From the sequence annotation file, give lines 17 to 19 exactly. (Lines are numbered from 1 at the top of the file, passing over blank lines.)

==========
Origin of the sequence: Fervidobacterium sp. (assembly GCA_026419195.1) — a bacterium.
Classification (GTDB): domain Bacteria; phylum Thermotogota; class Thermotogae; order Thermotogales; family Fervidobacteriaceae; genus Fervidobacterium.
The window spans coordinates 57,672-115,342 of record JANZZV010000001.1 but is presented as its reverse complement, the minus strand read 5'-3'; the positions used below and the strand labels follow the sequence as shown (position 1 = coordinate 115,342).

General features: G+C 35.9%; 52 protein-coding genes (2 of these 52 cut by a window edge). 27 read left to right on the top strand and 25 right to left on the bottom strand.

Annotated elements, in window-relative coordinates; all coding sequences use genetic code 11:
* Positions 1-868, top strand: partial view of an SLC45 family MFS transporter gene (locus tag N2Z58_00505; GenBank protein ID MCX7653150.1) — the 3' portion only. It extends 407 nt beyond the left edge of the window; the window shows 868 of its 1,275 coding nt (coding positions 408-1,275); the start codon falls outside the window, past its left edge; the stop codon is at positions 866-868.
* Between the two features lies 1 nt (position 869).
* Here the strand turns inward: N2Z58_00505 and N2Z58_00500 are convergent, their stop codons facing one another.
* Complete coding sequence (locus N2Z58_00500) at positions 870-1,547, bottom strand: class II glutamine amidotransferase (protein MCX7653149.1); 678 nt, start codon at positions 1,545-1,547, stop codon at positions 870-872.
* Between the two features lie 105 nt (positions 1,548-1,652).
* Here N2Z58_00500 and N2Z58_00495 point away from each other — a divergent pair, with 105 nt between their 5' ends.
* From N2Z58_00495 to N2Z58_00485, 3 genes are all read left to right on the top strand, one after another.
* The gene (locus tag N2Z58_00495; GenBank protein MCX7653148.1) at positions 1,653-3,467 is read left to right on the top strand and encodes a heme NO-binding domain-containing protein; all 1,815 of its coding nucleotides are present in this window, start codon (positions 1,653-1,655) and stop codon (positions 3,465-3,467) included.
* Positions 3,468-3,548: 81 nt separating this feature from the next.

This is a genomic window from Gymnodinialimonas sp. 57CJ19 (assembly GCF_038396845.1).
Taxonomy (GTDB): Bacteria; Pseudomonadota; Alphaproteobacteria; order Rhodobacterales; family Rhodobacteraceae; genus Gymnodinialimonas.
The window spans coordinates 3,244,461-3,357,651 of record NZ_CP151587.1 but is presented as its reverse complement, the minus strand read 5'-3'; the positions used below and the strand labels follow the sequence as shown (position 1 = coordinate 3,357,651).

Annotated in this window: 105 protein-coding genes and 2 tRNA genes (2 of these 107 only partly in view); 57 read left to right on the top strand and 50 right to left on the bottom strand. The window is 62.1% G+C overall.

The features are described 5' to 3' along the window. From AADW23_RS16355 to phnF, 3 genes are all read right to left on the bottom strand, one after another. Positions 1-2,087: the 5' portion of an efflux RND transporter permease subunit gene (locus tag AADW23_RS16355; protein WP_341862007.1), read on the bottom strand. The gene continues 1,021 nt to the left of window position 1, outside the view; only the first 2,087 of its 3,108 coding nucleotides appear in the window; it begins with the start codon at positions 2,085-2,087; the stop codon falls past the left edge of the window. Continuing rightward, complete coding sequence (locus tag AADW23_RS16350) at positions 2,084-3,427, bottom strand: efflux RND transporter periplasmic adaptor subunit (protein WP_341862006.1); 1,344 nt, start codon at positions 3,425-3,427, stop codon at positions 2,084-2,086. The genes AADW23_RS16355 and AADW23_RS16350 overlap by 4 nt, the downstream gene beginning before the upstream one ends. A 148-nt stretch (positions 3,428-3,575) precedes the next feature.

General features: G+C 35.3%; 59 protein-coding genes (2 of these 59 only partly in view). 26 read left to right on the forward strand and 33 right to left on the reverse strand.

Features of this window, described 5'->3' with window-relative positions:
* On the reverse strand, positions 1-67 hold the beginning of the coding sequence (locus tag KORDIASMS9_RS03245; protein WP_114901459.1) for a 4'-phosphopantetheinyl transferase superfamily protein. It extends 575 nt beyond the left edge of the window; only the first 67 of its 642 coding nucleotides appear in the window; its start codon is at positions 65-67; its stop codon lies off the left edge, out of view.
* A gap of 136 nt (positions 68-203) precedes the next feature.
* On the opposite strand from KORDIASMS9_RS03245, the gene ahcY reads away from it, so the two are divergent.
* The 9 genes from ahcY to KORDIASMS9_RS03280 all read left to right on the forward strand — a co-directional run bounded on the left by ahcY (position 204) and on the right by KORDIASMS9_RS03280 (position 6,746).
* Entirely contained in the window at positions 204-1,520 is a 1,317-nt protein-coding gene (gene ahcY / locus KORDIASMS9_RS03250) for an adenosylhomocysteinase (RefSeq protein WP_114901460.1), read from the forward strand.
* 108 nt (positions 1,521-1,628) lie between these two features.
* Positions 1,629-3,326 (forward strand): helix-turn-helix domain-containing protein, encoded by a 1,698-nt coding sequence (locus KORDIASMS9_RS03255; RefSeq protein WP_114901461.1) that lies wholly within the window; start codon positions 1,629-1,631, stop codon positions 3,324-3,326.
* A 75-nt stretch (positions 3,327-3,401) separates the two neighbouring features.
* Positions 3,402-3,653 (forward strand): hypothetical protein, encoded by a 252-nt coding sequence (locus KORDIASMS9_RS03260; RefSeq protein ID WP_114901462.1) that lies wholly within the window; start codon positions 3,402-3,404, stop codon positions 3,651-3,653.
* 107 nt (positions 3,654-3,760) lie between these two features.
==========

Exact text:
The window spans coordinates 3,244,461-3,357,651 of record NZ_CP151587.1 but is presented as its reverse complement, the minus strand read 5'-3'; the positions used below and the strand labels follow the sequence as shown (position 1 = coordinate 3,357,651).

Annotated in this window: 105 protein-coding genes and 2 tRNA genes (2 of these 107 only partly in view); 57 read left to right on the top strand and 50 right to left on the bottom strand. The window is 62.1% G+C overall.

The features are described 5' to 3' along the window. From AADW23_RS16355 to phnF, 3 genes are all read right to left on the bottom strand, one after another. Positions 1-2,087: the 5' portion of an efflux RND transporter permease subunit gene (locus tag AADW23_RS16355; protein WP_341862007.1), read on the bottom strand. The gene continues 1,021 nt to the left of window position 1, outside the view; only the first 2,087 of its 3,108 coding nucleotides appear in the window; it begins with the start codon at positions 2,085-2,087; the stop codon falls past the left edge of the window. Continuing rightward, complete coding sequence (locus tag AADW23_RS16350) at positions 2,084-3,427, bottom strand: efflux RND transporter periplasmic adaptor subunit (protein WP_341862006.1); 1,344 nt, start codon at positions 3,425-3,427, stop codon at positions 2,084-2,086. The genes AADW23_RS16355 and AADW23_RS16350 overlap by 4 nt, the downstream gene beginning before the upstream one ends. A 148-nt stretch (positions 3,428-3,575) precedes the next feature.